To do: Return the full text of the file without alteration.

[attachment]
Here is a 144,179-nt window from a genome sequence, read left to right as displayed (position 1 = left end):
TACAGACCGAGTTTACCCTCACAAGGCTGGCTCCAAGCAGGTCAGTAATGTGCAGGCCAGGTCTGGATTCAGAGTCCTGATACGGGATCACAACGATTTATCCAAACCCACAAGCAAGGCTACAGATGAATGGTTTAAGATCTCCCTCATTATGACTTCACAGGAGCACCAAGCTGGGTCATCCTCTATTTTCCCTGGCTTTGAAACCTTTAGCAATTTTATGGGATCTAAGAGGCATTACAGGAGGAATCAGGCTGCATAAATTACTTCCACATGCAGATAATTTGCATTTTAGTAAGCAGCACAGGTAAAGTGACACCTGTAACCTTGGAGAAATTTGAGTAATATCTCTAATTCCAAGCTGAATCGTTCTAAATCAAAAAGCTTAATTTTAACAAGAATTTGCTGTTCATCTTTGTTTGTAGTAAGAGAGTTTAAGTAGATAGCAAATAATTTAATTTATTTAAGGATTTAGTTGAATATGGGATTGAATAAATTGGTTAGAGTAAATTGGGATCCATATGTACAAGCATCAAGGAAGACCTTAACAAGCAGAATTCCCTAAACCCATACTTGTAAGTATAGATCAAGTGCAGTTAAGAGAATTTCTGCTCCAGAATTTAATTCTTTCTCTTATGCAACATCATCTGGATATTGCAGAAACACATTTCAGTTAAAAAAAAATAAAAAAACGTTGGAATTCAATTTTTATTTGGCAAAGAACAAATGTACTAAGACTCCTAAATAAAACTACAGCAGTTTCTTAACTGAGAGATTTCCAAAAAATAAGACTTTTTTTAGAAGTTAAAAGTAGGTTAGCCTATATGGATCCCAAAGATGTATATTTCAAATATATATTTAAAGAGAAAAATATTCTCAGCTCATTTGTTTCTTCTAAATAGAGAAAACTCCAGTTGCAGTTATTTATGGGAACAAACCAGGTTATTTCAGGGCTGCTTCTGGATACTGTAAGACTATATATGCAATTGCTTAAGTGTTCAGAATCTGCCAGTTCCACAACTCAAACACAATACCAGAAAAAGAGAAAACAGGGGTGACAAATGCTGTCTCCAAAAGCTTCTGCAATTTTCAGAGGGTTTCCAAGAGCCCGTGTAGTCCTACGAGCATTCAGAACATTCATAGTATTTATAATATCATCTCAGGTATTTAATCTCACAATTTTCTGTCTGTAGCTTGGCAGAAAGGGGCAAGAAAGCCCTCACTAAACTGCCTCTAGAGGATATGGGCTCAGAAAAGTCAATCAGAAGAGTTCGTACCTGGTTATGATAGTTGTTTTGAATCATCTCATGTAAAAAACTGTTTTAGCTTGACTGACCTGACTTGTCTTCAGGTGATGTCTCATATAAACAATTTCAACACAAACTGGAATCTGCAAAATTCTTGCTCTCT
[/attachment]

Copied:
Here is a 144,179-nt window from a genome sequence, read left to right as displayed (position 1 = left end):
TACAGACCGAGTTTACCCTCACAAGGCTGGCTCCAAGCAGGTCAGTAATGTGCAGGCCAGGTCTGGATTCAGAGTCCTGATACGGGATCACAACGATTTATCCAAACCCACAAGCAAGGCTACAGATGAATGGTTTAAGATCTCCCTCATTATGACTTCACAGGAGCACCAAGCTGGGTCATCCTCTATTTTCCCTGGCTTTGAAACCTTTAGCAATTTTATGGGATCTAAGAGGCATTACAGGAGGAATCAGGCTGCATAAATTACTTCCACATGCAGATAATTTGCATTTTAGTAAGCAGCACAGGTAAAGTGACACCTGTAACCTTGGAGAAATTTGAGTAATATCTCTAATTCCAAGCTGAATCGTTCTAAATCAAAAAGCTTAATTTTAACAAGAATTTGCTGTTCATCTTTGTTTGTAGTAAGAGAGTTTAAGTAGATAGCAAATAATTTAATTTATTTAAGGATTTAGTTGAATATGGGATTGAATAAATTGGTTAGAGTAAATTGGGATCCATATGTACAAGCATCAAGGAAGACCTTAACAAGCAGAATTCCCTAAACCCATACTTGTAAGTATAGATCAAGTGCAGTTAAGAGAATTTCTGCTCCAGAATTTAATTCTTTCTCTTATGCAACATCATCTGGATATTGCAGAAACACATTTCAGTTAAAAAAAAATAAAAAAACGTTGGAATTCAATTTTTATTTGGCAAAGAACAAATGTACTAAGACTCCTAAATAAAACTACAGCAGTTTCTTAACTGAGAGATTTCCAAAAAATAAGACTTTTTTTAGAAGTTAAAAGTAGGTTAGCCTATATGGATCCCAAAGATGTATATTTCAAATATATATTTAAAGAGAAAAATATTCTCAGCTCATTTGTTTCTTCTAAATAGAGAAAACTCCAGTTGCAGTTATTTATGGGAACAAACCAGGTTATTTCAGGGCTGCTTCTGGATACTGTAAGACTATATATGCAATTGCTTAAGTGTTCAGAATCTGCCAGTTCCACAACTCAAACACAATACCAGAAAAAGAGAAAACAGGGGTGACAAATGCTGTCTCCAAAAGCTTCTGCAATTTTCAGAGGGTTTCCAAGAGCCCGTGTAGTCCTACGAGCATTCAGAACATTCATAGTATTTATAATATCATCTCAGGTATTTAATCTCACAATTTTCTGTCTGTAGCTTGGCAGAAAGGGGCAAGAAAGCCCTCACTAAACTGCCTCTAGAGGATATGGGCTCAGAAAAGTCAATCAGAAGAGTTCGTACCTGGTTATGATAGTTGTTTTGAATCATCTCATGTAAAAAACTGTTTTAGCTTGACTGACCTGACTTGTCTTCAGGTGATGTCTCATATAAACAATTTCAACACAAACTGGAATCTGCAAAATTCTTGCTCTCT